SUMMER WITH MONIKA
B&W, 1953, 98m.
Directed by Ingmar Bergman
Starring Harret Andersson, Lars Ekborg, Dagmar Ebbesen
B&W, 1951, 96m.
Directed by Ingmar Bergman
Starring Maj-Britt Nilsson, Birger Malmsten, Alf Kjellin, Stig Olin
Criterion (Blu-Ray & DVD) (US RA/R1 HD/NTSC), Tartan (UK R0 PAL)
You'll probably never find a more unlikely collision between the art house and the grindhouse than the situation involving Summer with Monika, a coming-of-age story from Ingmar Bergman shortly before his streak of masterpieces in the mid-1950s. Of course, he wasn't the international name at the time he would soon become with films like Smiles of a Summer Night and The Seventh Seal, so when the film was snapped up for American distribution, its then-daring flashes of skin were enough for Hallmark Productions and legendary exploitation pioneer (and former carny showman) Kroger Babb (Mom and Dad) retitled it Monika, the Story of a Bad Girl, complete with a few extra nudie shots. ("You'll flip! Men wilt under the touch of her lips!") The ploy worked, and it became a much-seen sexy Swedish import.
Of course, the film itself is much more serious and sensitive than audiences probably expected. The simple plot follows the romance that grows between 19-year-old kitchenware employee Harry (The Magician's Ekborg) and student Monika (Dogville's Andersson), two years his junior, whom he meets at a pub. They fall in love and, when she leaves her stifling family home, he likewise quits his job to run off with her on his father's boat to spend the summer on a nearby island. However, when Monika gets pregnant and her ex shows up, their idyllic life seems destined to end.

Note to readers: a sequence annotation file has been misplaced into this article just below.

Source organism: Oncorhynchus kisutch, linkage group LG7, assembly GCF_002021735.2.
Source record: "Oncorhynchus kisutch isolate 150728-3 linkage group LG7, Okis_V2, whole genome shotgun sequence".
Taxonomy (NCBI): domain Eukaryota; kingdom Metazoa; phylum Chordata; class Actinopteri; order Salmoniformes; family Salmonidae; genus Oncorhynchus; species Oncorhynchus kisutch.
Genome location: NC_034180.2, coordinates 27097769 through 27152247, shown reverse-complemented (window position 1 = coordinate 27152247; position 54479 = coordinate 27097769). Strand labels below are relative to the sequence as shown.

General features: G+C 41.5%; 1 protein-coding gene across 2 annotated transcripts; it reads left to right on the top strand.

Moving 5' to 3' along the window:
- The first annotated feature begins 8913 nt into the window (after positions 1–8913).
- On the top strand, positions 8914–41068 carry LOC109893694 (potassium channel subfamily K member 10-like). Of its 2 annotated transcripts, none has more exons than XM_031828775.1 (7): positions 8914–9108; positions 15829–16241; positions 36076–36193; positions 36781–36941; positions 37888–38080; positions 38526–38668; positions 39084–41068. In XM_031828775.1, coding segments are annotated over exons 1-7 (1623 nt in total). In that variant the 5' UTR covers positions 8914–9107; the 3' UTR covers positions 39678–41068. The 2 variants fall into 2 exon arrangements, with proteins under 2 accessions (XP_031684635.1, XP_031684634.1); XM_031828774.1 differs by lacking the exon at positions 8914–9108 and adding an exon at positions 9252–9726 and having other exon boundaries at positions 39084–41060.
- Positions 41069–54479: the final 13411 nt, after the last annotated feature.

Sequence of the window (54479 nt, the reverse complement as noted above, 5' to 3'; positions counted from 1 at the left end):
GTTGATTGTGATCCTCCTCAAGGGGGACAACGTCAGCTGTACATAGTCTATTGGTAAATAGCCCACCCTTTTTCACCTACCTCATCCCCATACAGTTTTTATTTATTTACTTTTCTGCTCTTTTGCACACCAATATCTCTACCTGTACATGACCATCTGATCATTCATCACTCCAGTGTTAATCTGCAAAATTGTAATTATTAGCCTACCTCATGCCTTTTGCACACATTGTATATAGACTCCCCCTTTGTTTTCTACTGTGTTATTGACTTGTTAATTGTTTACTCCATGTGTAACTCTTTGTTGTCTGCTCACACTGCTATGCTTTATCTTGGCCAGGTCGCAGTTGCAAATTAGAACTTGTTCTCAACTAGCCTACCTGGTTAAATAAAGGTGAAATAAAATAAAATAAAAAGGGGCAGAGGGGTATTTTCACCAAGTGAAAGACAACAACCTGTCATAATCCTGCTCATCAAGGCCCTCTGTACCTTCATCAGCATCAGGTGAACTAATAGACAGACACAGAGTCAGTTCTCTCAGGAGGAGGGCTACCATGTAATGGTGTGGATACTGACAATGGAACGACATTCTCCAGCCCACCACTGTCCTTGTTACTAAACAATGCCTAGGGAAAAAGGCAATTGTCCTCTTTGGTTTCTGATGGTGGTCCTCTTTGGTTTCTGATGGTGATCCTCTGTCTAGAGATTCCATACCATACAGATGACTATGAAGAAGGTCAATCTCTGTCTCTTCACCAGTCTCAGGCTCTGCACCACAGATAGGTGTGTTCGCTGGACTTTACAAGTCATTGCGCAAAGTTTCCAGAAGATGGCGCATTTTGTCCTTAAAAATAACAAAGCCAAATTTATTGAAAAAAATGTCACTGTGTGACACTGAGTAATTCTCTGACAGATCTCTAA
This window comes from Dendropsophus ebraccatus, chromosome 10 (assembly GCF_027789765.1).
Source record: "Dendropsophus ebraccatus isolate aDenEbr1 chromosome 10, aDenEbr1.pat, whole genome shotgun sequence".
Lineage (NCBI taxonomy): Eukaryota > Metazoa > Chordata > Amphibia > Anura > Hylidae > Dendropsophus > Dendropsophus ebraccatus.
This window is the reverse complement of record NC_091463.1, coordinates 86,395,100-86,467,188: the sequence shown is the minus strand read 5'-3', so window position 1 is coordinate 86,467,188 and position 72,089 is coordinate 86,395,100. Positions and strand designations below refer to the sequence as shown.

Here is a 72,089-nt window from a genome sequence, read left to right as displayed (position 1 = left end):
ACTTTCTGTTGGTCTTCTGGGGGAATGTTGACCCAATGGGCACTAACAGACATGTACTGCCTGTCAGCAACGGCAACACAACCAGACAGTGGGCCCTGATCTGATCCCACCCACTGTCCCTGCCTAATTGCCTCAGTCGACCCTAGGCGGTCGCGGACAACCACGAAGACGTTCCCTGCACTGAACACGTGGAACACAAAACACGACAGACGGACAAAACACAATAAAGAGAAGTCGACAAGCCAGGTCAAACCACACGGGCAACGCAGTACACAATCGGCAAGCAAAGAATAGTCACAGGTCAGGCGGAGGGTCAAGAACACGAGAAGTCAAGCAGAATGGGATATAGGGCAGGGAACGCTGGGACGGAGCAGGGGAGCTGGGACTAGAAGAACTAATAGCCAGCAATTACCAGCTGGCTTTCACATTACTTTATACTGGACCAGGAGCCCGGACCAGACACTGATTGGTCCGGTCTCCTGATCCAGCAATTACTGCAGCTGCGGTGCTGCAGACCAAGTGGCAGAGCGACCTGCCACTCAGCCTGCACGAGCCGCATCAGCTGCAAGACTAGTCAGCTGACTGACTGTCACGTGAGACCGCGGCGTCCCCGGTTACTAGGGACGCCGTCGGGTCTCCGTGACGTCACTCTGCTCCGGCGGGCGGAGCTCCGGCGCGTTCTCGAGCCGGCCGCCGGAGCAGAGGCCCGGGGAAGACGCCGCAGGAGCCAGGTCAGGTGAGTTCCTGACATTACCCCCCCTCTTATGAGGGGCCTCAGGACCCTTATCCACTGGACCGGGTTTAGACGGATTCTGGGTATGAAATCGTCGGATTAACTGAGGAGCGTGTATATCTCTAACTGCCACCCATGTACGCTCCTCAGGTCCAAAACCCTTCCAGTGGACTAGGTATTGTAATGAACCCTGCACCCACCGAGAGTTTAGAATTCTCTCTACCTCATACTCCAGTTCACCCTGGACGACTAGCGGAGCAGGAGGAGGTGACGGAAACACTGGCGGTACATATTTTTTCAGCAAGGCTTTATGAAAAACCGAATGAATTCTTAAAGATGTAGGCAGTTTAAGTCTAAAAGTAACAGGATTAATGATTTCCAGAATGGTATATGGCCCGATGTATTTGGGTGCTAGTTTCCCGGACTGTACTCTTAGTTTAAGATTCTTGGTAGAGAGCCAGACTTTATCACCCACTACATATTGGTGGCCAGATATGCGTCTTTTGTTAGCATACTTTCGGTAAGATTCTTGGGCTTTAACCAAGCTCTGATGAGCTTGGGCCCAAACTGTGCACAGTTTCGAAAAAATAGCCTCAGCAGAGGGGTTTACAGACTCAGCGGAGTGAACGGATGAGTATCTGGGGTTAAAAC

A lovely little bittersweet character study, Summer with Monika finds its greatest strength in the relationship between the two main characters, a conformist boy and a more rebellious young girl; rather than telling a straightforward love story, it pays as much attention if not even more to the impact the demands of real life can have on what movies normally portray as a romantic ideal. A far cry from the more ambitious scenarios shortly to come with Sawdust and Tinsel and Smiles of a Summer Night, the film was conceived and shot very quickly; however, its use of landscape as an extension of and counterpoint to its characters is pure Bergman, and the wonderfully realized little human touches throughout still make it a little gem worth discovering.